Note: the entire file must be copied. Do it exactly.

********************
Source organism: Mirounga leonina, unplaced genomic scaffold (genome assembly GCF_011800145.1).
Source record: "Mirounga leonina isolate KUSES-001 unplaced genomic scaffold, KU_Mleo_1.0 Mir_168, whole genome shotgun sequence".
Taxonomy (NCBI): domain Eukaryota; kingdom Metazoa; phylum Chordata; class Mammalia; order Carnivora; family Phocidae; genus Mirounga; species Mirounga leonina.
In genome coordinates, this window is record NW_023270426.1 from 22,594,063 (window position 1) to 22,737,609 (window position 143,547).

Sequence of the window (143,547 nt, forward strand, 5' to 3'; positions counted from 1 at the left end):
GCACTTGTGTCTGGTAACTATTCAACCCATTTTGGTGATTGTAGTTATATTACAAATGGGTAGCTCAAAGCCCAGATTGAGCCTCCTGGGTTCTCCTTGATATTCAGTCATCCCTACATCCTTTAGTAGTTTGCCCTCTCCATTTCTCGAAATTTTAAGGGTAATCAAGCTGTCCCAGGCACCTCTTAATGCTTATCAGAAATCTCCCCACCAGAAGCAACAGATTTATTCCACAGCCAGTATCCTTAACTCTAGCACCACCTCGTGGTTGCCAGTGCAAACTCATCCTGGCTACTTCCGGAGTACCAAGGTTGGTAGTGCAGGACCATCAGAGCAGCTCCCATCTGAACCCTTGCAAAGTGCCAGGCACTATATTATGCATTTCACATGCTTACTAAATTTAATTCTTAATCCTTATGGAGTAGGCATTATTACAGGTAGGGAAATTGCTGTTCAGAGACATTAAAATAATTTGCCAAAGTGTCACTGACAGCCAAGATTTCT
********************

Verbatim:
Source organism: Mirounga leonina, unplaced genomic scaffold (genome assembly GCF_011800145.1).
Source record: "Mirounga leonina isolate KUSES-001 unplaced genomic scaffold, KU_Mleo_1.0 Mir_168, whole genome shotgun sequence".
Taxonomy (NCBI): domain Eukaryota; kingdom Metazoa; phylum Chordata; class Mammalia; order Carnivora; family Phocidae; genus Mirounga; species Mirounga leonina.
In genome coordinates, this window is record NW_023270426.1 from 22,594,063 (window position 1) to 22,737,609 (window position 143,547).

Sequence of the window (143,547 nt, forward strand, 5' to 3'; positions counted from 1 at the left end):
GCACTTGTGTCTGGTAACTATTCAACCCATTTTGGTGATTGTAGTTATATTACAAATGGGTAGCTCAAAGCCCAGATTGAGCCTCCTGGGTTCTCCTTGATATTCAGTCATCCCTACATCCTTTAGTAGTTTGCCCTCTCCATTTCTCGAAATTTTAAGGGTAATCAAGCTGTCCCAGGCACCTCTTAATGCTTATCAGAAATCTCCCCACCAGAAGCAACAGATTTATTCCACAGCCAGTATCCTTAACTCTAGCACCACCTCGTGGTTGCCAGTGCAAACTCATCCTGGCTACTTCCGGAGTACCAAGGTTGGTAGTGCAGGACCATCAGAGCAGCTCCCATCTGAACCCTTGCAAAGTGCCAGGCACTATATTATGCATTTCACATGCTTACTAAATTTAATTCTTAATCCTTATGGAGTAGGCATTATTACAGGTAGGGAAATTGCTGTTCAGAGACATTAAAATAATTTGCCAAAGTGTCACTGACAGCCAAGATTTCT